How to Convince Your Boyfriend to Go Vegan

Interested in convincing your boyfriend to go vegan? You may find the biggest obstacle is that he considers it ‘unmanly’ to be vegan or vegetarian. Here are a few facts that might help you convince him otherwise…

If it’s good enough for them…

The stereotype of a male vegan is a scrawny, pale, hippie character. There probably used to be some truth to this, but these days many top athletes and martial artists are turning to Veganism and Vegetarianism for the performance enhancing benefits.

The IronMan Competition is a gruelling endurance race that covers 2.4 miles (3.9km) of swimming, 112 miles (180km) of cycling and 26.2 mile (42.2km) run. David Scott, whilst vegan, became the first six-time IronMan Triathlon World Champion. Meanwhile, Brendan Brazier, a top IronMan athlete who trains for 35 hours a week and is also a sports nutrition expert, promotes the vegan diet for its endurance enhancing effects. He says, “I am able to train more, therefore improve quicker. Since my cortisol levels have dropped due to the removal of nutritional stress, I’m able to sleep better”. He claims that the problem with animal product is: “If you can’t digest it or digestion is a big draw on your system, energy will be wasted, energy that could be spent on recovery. Efficient foods are the key.”

Sprinter and long jumper Carl Lewis has been named Sportsman of the Century by the International Olympic committee, and Olympian of the Century by Sports Illustrated. He won numerous gold medals, set scores of world records, and is the only American man to have qualified for his national team at five Olympics. In 1990 he turned vegan, and the following year he recorded his best ever results – he cites the health benefits of Veganism as the cause of this. He continued his track and field career until 1997, and has been vegan ever since.

Health and sports performance

I’m a fan of UFC (Ultimate Fighting Championship) and was interested to discover that a number of fighters are vegetarian or vegan. Mostly the motivation is not ethical, but for the health and performance benefits. These are men whose livelihoods depend on their ability at hand-to-hand combat, and they need every advantage they can get.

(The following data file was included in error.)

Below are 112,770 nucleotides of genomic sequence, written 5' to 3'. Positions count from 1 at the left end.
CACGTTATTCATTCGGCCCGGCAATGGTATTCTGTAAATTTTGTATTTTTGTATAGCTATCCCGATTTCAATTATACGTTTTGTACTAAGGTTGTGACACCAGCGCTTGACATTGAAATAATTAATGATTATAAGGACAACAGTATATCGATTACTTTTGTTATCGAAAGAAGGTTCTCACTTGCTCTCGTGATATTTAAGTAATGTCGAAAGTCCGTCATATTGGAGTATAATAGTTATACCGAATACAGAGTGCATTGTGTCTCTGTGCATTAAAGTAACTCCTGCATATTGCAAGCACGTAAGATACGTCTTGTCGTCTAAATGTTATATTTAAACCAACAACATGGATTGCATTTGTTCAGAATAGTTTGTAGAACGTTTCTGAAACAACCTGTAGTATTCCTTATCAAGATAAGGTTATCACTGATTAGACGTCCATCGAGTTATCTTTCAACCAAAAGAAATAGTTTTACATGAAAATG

Jake Shields, UFC fighter and lifelong vegetarian, says, “I’ve got nothing to compare it to. The only thing is, nobody can train as hard or as long as me”. Meanwhile, former world No. 2 welterweight Jon Fitch has noticed the improvements since taking up a vegetarian diet, “In every kind of testing to see where I’m at, strength, speed, conditioning, I’m either right at or well ahead of the best marks I’ve ever had at this stage of training”.“The biggest thing is better recuperation from training,” Fitch said. “I don’t have the days where I came in flat. It’s made for the best training camp of my career.”

Furthermore, Mac Danzig, the winner of season 6 of The Ultimate Fighter is vegan for ethical reasons, and hasn’t found it detracts from his performance in any way.

Professional wrestling shares similarities with UFC, and WWE Champion Daniel Bryan went vegan in 2007 to avoid recurrent liver infections: “I went to the doctor… He gave me a couple options of what we could do but one of things he said that helps out his patients a lot is trying to go vegan… So, anyway I started going vegan then, and this whole year my energy levels have been great, I haven’t gotten any skin infections… I’m stronger right now than I’ve ever been… I’m dead-lifting more than I ever have before.”

It’s interesting how the observations of UFC and WWE fighters tally with what IronMan athletes say. Furthermore, studies back up these observations. For example, the conclusion of one study in the Yale Medical Journal concluded: “Of the three groups compared, … the flesh-eaters showed far less endurance than the abstainers (vegetarians), even when the latter were leading a sedentary life.”